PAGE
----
It was the plan of the company to send a number of these agents into a city or town, of suitable location, so that the entire county could be thoroughly canvassed for subscribers. One of their number, experienced in the work, was placed at the head of the group, although he was merely [6 N.W.2d 9] a solicitor of subscriptions operating under an agency contract as set out above. He would assign to each solicitor a rural mail route to be canvassed by that solicitor alone. It usually took from a week to two weeks to work a mail route. The agents were asked to contact at least 70 per cent of those on the mail route. Each agent took with him subscription blanks furnished by the appellee. One copy was given to the subscriber, and one copy was retained by the agent for the appellee. All subscriptions were for cash, and no credit was extended. Each agent was required to [232 Iowa 670] furnish his own transportation over the route, and to pay the expense thereof, and also for lodging, food, and all other expenses. Each night he accounted to the solicitor in charge of the group for all subscriptions taken during the day. He gave to him the signed subscription orders, and after retaining as his commission 80 per cent of each subscription, he delivered to him the remaining 20 per cent thereof. He also reported to him the number of hours he worked each day or whether he worked at all. The agent was at liberty to work only such time as he wished and when he wished, although the branch manager and the solicitor in charge suggested to them that they put in eight hours a day and impressed upon them that the more diligently they worked the more money they would receive. A bonus was paid if an agent sold over 60 subscriptions in a week. Each agent was required to confine himself to the mail route assigned to him. He made no report as to those upon whom he made calls. At times he did not solicit 70 per cent of the route patrons. The only remuneration he received was the commission retained by him. He traveled his route alone and was not directed, supervised or controlled by anyone in doing this. The agents were assigned separate mail routes so that there would be no conflict in their canvassing. The solicitor in charge received the same commission as the others for each subscription, and a small percentage of the subscriptions procured by the others for the service which he rendered the appellee. No deductions were made by the appellee from the earnings of any agent, nor was any part of the Social Security Act taxes paid therefrom. The agents sold no subscriptions for any publication other than Successful Farming. There was never any discussion about their selling any other subscriptions.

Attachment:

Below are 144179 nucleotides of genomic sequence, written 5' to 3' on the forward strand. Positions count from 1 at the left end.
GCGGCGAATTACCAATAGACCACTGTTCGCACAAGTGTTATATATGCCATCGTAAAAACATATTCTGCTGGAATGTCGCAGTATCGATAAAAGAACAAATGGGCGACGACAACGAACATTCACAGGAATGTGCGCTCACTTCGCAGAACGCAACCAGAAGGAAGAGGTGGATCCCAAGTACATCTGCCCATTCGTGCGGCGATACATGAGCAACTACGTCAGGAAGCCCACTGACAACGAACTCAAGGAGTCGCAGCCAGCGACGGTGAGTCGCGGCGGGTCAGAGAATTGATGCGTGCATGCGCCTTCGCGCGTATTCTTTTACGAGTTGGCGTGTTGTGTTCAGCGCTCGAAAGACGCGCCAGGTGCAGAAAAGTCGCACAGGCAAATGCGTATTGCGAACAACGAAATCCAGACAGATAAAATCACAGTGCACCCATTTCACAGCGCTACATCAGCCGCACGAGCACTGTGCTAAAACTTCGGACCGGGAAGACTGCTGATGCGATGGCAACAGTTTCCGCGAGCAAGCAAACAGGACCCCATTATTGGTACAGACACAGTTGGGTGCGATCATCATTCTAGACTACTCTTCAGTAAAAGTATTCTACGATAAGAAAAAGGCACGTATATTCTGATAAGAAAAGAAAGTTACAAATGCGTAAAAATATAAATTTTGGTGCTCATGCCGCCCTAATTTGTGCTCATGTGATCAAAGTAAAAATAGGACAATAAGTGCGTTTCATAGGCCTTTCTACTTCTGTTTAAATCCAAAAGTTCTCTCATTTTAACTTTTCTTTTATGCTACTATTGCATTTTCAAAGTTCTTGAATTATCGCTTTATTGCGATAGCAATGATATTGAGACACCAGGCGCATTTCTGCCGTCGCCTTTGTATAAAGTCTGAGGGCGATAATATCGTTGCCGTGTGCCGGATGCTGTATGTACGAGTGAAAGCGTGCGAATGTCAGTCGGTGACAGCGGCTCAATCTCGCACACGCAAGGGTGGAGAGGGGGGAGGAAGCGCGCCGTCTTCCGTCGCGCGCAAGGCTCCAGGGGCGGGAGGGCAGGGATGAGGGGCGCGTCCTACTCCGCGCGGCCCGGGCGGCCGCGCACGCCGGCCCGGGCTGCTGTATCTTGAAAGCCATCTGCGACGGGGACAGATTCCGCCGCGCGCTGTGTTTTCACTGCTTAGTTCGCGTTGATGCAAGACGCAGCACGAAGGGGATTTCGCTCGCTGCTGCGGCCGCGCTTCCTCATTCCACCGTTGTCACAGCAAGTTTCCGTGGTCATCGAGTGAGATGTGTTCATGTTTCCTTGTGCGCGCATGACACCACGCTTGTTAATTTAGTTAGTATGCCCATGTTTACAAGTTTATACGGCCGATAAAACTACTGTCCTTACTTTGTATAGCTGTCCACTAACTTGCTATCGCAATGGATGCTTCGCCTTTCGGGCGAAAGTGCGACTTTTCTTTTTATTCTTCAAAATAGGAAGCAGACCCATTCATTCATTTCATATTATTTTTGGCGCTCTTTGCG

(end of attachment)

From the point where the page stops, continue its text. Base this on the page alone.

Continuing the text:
Brumbaugh, before taking this job, had done some work for road building contractors in Iowa and Kansas. After he signed the contract with appellee, he was given a three-day course of instructions respecting the method of securing subscriptions. The branch manager went with him one day. The solicitor in charge traveled with him one day, and the latter's son went out with him once. Occasionally the solicitor in charge, sometimes referred to as the crew manager, or the branch manager, would give the agents a sales talk.